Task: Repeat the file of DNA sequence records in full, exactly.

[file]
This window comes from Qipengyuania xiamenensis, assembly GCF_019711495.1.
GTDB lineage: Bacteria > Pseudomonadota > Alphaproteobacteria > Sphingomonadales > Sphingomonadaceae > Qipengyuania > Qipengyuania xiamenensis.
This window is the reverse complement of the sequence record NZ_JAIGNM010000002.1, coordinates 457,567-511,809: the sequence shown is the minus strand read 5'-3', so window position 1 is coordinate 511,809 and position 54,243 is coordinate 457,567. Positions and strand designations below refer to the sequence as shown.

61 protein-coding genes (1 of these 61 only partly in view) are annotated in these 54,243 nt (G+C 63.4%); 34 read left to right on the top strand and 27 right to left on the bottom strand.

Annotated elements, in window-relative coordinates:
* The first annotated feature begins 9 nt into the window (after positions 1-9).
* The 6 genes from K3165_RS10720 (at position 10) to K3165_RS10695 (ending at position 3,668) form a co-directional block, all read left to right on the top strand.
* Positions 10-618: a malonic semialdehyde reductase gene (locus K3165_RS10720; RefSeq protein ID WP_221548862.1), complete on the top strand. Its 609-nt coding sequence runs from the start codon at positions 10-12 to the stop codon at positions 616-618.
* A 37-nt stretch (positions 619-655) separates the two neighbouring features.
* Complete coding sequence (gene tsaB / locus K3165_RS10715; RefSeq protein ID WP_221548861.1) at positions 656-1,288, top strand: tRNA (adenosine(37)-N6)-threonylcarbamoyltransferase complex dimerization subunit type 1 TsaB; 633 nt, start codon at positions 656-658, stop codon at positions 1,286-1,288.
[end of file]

This window comes from Qipengyuania xiamenensis, assembly GCF_019711495.1.
GTDB lineage: Bacteria > Pseudomonadota > Alphaproteobacteria > Sphingomonadales > Sphingomonadaceae > Qipengyuania > Qipengyuania xiamenensis.
This window is the reverse complement of the sequence record NZ_JAIGNM010000002.1, coordinates 457,567-511,809: the sequence shown is the minus strand read 5'-3', so window position 1 is coordinate 511,809 and position 54,243 is coordinate 457,567. Positions and strand designations below refer to the sequence as shown.

61 protein-coding genes (1 of these 61 only partly in view) are annotated in these 54,243 nt (G+C 63.4%); 34 read left to right on the top strand and 27 right to left on the bottom strand.

Annotated elements, in window-relative coordinates:
* The first annotated feature begins 9 nt into the window (after positions 1-9).
* The 6 genes from K3165_RS10720 (at position 10) to K3165_RS10695 (ending at position 3,668) form a co-directional block, all read left to right on the top strand.
* Positions 10-618: a malonic semialdehyde reductase gene (locus K3165_RS10720; RefSeq protein ID WP_221548862.1), complete on the top strand. Its 609-nt coding sequence runs from the start codon at positions 10-12 to the stop codon at positions 616-618.
* A 37-nt stretch (positions 619-655) separates the two neighbouring features.
* Complete coding sequence (gene tsaB / locus K3165_RS10715; RefSeq protein ID WP_221548861.1) at positions 656-1,288, top strand: tRNA (adenosine(37)-N6)-threonylcarbamoyltransferase complex dimerization subunit type 1 TsaB; 633 nt, start codon at positions 656-658, stop codon at positions 1,286-1,288.